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Behind the Scenes of: Jaws (1975)

I’m feeling a bit “sharky” today (you might’ve noticed) and once again I couldn’t decide on just one picture so I decided to post a few. 🤷‍♂️

I absolutely love this film! It’s my second favourite movie of all time and I never get tired of watching it. It’s also the reason I’m so fascinated by, yet terrified of sharks. 🦈

It’s crazy to think that if the mechanical shark had worked the way Steven Spielberg intended, the film might not have been anywhere near as good as it turned out to be.

Originally the shark was meant to be seen way more than it actually is, but problems with the shark (named Bruce after Spielberg’s lawyer) forced the director to rethink things and he opted to shoot a lot of the movie from the shark’s point of view. It was a genius decision and is one of the many reasons the film works so well. 👌

It’s a well known fact that Robert Shaw and Richard Dreyfus didn’t get on during filming. According to Roy Scheider who plays chief Brody in the film, Shaw “thought Dreyfuss needed a slapping down”, and that he was a “young punk with no stage experience”.

In the 2010 documentary “Jaws: The Inside Story” Dreyfuss said, “In private, he was the kindest, gentlest, funniest guy you ever met. Then we’d walk to the set, and on the way to the set, he was possessed by some evil troll who would then make me his victim.”

This strained relationship however uncomfortable it must’ve been, made for some great on-screen tension between the two which makes their character’s relationship all the more believable.

Jaws was the first movie to ever gross over $100 million at the box office. It’s also the first ever “Summer Blockbuster” for that reason and due to the fact that hoards of people queued around the block to see it in theatres.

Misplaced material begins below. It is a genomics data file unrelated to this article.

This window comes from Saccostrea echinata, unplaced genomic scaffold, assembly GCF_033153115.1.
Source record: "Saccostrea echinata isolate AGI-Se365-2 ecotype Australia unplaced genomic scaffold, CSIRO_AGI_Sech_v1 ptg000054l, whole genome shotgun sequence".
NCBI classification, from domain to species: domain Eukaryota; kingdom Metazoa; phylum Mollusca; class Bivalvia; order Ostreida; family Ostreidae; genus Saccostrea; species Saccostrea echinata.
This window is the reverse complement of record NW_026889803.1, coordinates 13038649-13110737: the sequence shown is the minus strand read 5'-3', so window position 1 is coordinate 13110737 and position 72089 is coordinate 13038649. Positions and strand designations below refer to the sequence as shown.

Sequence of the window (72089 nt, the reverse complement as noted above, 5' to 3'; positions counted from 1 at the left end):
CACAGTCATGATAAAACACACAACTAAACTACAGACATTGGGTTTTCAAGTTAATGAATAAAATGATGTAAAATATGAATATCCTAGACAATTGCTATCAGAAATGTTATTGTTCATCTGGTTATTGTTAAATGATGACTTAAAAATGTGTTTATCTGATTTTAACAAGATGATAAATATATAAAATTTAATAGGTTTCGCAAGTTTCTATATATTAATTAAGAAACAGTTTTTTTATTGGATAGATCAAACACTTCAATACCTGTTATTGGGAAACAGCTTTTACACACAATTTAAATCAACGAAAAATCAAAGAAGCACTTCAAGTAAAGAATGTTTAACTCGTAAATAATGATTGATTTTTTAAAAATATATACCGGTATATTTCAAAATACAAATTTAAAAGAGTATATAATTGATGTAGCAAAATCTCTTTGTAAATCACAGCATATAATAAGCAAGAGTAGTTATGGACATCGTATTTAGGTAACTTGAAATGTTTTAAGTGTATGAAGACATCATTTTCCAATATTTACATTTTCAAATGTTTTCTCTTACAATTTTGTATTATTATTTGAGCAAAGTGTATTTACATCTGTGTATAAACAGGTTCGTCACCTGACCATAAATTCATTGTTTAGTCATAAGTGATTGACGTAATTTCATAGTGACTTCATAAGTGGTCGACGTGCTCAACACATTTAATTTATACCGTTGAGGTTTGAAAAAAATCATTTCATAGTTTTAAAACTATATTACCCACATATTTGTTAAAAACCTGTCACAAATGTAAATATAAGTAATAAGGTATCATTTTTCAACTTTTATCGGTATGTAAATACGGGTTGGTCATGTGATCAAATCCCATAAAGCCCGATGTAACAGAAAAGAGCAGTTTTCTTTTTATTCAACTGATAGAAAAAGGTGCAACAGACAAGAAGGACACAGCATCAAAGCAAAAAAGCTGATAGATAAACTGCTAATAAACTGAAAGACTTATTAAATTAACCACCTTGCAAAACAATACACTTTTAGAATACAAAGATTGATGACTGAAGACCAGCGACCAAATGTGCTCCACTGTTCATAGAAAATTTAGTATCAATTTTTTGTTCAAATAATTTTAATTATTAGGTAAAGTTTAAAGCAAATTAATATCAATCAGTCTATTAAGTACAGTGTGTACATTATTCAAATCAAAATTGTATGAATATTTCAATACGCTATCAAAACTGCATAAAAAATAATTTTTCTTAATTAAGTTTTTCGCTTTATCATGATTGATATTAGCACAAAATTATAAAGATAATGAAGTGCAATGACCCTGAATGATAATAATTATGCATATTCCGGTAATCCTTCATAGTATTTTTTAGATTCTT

It was the highest grossing movie of all time for two years before Star Wars knocked it off the top spot in 1977.

Were you lucky enough to see it when it was first released in cinemas? Let me know in the comments.👇

Steven Spielberg looking down the throat of Bruce, the mechanical shark.

Richard Dreyfuss (Hooper). In the novel written by Peter Benchley, Hooper gets killed and eaten by the shark after it attacks the "shark proof" cage.

Robert Shaw chilling out with Bruce prior to being eaten in the scene that scarred me for life.

Steven Spielberg. Imagine of Instagram existed back in the 70s!

One of the crew attaches cables to Susan Backlinie who played Chrissie, the film's first victim. The shark attack scene at the beginning of the movie was acheived by crew members pulling Susan from side to side under water using the cables. To get a genuine reaction the actress wasn't told when it would happen.

Susan Backlinie and Steven Spielberg

The mechanical shark

Robert Shaw (Quint) and Roy Scheider (Brody)

Great White Rodeo

Lorraine Gary (Ellen Brody) and Roy Scheider


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